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3 winners at SHOT Show industry day at the range

I found three products for you that really shifted my perspective


Photo/Lindsey Bertomen

Greetings from SHOT Show 2022. Industry day at the range was incredible and unusual. First the unusual part: While there were plenty of people in attendance, there wasn’t half the number of attendees I expected. Several prominent companies were also forced to withdraw their attendance at the last minute. The most noticeable absence was Springfield Armory. I really, really, wanted to shoot the new Hellion.

If you are not familiar with the extreme demands of SHOT Show attendance, don’t judge those who had to pull out. I know many of the product reps from these companies, and they agonized over these decisions. I was talking with some experienced firearms reps, and we coined a new term. Many of the other companies are attending “on paper only.” This week will be very interesting.

Now the incredible part. I found three products for you that really shifted my perspective. Let’s see if they shift yours.

1. Rubber Dummies

If you’re not familiar with Rubber Dummies, the company makes a three-dimensional rubber torso and head-shaped target. This target, now a fixture on many law enforcement ranges, provides officers with different engagement angles and therefore more realistic scenarios. I use them and strongly recommend them.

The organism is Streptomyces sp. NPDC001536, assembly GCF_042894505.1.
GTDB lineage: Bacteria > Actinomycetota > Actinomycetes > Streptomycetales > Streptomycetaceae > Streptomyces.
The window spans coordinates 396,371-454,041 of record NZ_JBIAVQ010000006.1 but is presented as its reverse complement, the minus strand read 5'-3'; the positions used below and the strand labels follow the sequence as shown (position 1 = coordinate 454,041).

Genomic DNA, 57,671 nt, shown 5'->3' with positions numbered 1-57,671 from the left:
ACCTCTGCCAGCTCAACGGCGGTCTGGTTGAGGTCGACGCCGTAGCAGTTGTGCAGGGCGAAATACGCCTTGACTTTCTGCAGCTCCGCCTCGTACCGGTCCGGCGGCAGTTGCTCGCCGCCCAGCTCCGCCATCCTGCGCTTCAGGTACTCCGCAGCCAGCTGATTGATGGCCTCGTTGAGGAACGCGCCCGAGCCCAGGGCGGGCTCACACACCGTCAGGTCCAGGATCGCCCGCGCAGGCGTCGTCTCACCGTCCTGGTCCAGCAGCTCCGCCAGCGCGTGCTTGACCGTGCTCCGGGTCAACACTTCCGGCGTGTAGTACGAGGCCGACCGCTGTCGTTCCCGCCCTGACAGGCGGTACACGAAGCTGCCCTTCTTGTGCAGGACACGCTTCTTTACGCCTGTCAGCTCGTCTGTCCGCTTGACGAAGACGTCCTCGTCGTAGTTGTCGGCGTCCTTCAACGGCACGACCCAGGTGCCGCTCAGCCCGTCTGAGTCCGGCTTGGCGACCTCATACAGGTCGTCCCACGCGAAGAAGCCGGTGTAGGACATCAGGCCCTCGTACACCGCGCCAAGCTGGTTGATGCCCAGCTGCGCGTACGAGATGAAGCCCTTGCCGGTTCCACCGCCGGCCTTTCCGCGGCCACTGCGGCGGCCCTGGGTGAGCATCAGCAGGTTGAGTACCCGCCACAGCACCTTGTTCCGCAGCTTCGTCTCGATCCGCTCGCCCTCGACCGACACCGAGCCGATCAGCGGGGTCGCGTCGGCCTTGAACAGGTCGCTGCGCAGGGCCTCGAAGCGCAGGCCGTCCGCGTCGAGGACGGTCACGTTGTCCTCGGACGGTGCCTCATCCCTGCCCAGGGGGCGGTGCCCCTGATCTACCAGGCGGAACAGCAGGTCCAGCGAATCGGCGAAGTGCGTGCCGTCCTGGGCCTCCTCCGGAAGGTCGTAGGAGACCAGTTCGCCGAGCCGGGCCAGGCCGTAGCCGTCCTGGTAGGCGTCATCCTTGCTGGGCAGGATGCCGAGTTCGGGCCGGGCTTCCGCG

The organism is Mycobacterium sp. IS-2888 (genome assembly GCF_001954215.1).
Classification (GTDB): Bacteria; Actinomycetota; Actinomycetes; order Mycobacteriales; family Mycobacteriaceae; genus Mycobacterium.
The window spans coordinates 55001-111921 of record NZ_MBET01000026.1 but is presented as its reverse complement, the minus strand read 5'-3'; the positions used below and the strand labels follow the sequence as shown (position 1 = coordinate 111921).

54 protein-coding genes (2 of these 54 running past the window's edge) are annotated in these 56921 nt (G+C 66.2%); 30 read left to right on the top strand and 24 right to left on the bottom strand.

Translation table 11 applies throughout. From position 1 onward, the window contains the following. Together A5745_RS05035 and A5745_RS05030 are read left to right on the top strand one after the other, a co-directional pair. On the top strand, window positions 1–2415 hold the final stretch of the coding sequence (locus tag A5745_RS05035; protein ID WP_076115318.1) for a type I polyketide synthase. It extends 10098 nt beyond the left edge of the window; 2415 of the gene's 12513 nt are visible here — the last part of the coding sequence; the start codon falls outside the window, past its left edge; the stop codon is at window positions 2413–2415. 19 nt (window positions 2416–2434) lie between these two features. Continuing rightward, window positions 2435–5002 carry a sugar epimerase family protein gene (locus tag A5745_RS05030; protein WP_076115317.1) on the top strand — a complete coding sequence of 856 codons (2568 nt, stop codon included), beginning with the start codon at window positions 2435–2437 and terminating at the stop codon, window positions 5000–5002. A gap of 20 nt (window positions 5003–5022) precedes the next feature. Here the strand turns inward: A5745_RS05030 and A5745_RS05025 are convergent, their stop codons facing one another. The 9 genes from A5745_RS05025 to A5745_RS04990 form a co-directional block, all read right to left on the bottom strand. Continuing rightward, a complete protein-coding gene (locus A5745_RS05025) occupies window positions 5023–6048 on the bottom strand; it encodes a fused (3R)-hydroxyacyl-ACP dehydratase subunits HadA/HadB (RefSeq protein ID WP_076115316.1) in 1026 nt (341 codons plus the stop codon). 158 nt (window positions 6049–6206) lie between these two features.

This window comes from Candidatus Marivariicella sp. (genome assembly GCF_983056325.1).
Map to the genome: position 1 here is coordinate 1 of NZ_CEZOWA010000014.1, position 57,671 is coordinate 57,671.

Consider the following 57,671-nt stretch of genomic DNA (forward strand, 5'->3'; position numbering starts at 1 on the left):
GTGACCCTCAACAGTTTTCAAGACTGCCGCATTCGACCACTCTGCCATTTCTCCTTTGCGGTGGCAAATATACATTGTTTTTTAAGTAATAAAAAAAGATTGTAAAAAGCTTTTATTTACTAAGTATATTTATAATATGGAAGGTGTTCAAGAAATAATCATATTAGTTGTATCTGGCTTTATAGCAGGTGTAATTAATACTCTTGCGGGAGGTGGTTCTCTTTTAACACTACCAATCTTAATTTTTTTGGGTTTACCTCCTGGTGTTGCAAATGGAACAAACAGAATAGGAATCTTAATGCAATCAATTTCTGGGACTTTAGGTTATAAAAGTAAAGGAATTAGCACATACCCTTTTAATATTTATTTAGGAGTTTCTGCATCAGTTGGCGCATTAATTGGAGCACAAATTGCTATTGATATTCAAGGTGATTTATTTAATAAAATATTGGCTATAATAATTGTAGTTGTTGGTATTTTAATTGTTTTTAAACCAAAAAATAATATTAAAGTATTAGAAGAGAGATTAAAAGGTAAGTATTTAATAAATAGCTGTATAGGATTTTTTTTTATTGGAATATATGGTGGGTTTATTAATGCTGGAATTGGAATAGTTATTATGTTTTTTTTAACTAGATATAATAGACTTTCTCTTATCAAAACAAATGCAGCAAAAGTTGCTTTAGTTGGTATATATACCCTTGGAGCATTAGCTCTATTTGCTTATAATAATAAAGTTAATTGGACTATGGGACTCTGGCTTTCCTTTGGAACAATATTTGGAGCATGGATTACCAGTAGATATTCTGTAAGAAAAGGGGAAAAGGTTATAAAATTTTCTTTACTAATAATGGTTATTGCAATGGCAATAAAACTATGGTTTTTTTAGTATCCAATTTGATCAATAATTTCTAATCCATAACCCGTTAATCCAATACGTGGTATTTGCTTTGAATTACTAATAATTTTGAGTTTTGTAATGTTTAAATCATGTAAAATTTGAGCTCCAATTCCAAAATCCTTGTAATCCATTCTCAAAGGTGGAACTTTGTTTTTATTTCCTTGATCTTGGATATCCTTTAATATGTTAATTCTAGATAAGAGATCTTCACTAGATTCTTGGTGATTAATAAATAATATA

I know that motorized target systems are not new, but this one is an improvement. It is made with AR 500 steel and can take a rifle hit in areas that would ordinarily generate a department letter and an ENDEX. It is powered by dual lithium batteries but can run independently on a single battery. The drive motors run independently.

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Rubber Dummies has a new motorized target system that is designed for hard multi-terrain use. Here Matt Crawford of Rubber Dummies shows some of the features of this product. It is fast and can change directions quickly, without flopping over.

Photo/Karren Bertomen

Robert Ruiz, the designer and instructor at Rapid Fire Training demonstrated the system, which is so new it doesn’t have a name. It is quick - think charging suspect quick - and turns on a dime, without pitching over, even on uneven surfaces. It also quick charges and is good for 4-6 hours of range time.

2. MARS Orion

The MARS Orion is an AR-10-like platform that shoots like no other battle rifle I have ever known. At first glance, it looks like a typical piston AR-10, complete with a side charging handle. It is neither typical, nor is a piston gun.

I would have passed up the MARS display, except Gene Whisenand, one of our photo guys, grabbed me and said, “You gotta see this.” He then loaded up a magazine of .308 and hammered the 200-yard target, almost rapid fire, without muzzle jump. Alex Frampton, another guy behind the lens, said, “It’s kind of a push-pull recoil,” describing the reciprocating action where the barrel and action slides towards the shooter on a chassis, then returns to its original position.


The MARS Orion is an AR-10 style rifle with a reciprocating action that pushes the barrel backward when it fires. This absorbs much of the power of the recoil, and pushes straight back, rather than causing the muzzle to rise. An unusual phenomenon from this action is almost pristine brass after firing.

Photo/Lindsey Bertomen